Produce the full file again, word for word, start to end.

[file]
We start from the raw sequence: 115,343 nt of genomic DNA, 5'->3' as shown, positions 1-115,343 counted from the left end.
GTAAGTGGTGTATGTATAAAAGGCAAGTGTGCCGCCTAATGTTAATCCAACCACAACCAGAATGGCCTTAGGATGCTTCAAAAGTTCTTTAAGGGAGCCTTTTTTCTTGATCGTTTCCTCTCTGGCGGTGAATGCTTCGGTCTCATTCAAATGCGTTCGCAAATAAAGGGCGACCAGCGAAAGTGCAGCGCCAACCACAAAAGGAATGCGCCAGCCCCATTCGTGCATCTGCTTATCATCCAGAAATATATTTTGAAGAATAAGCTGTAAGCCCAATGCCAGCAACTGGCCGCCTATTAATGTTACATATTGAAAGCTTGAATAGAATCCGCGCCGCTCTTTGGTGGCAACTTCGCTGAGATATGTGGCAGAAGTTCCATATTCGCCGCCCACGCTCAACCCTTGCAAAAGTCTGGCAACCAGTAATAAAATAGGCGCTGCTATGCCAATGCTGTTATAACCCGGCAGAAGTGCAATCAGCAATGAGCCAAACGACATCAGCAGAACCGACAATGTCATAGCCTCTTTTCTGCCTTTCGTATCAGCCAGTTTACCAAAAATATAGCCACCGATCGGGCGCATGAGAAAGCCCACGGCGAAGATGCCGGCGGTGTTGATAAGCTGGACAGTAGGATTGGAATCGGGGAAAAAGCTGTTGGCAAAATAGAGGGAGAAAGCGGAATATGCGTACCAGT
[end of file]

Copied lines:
We start from the raw sequence: 115,343 nt of genomic DNA, 5'->3' as shown, positions 1-115,343 counted from the left end.
GTAAGTGGTGTATGTATAAAAGGCAAGTGTGCCGCCTAATGTTAATCCAACCACAACCAGAATGGCCTTAGGATGCTTCAAAAGTTCTTTAAGGGAGCCTTTTTTCTTGATCGTTTCCTCTCTGGCGGTGAATGCTTCGGTCTCATTCAAATGCGTTCGCAAATAAAGGGCGACCAGCGAAAGTGCAGCGCCAACCACAAAAGGAATGCGCCAGCCCCATTCGTGCATCTGCTTATCATCCAGAAATATATTTTGAAGAATAAGCTGTAAGCCCAATGCCAGCAACTGGCCGCCTATTAATGTTACATATTGAAAGCTTGAATAGAATCCGCGCCGCTCTTTGGTGGCAACTTCGCTGAGATATGTGGCAGAAGTTCCATATTCGCCGCCCACGCTCAACCCTTGCAAAAGTCTGGCAACCAGTAATAAAATAGGCGCTGCTATGCCAATGCTGTTATAACCCGGCAGAAGTGCAATCAGCAATGAGCCAAACGACATCAGCAGAACCGACAATGTCATAGCCTCTTTTCTGCCTTTCGTATCAGCCAGTTTACCAAAAATATAGCCACCGATCGGGCGCATGAGAAAGCCCACGGCGAAGATGCCGGCGGTGTTGATAAGCTGGACAGTAGGATTGGAATCGGGGAAAAAGCTGTTGGCAAAATAGAGGGAGAAAGCGGAATATGCGTACCAGT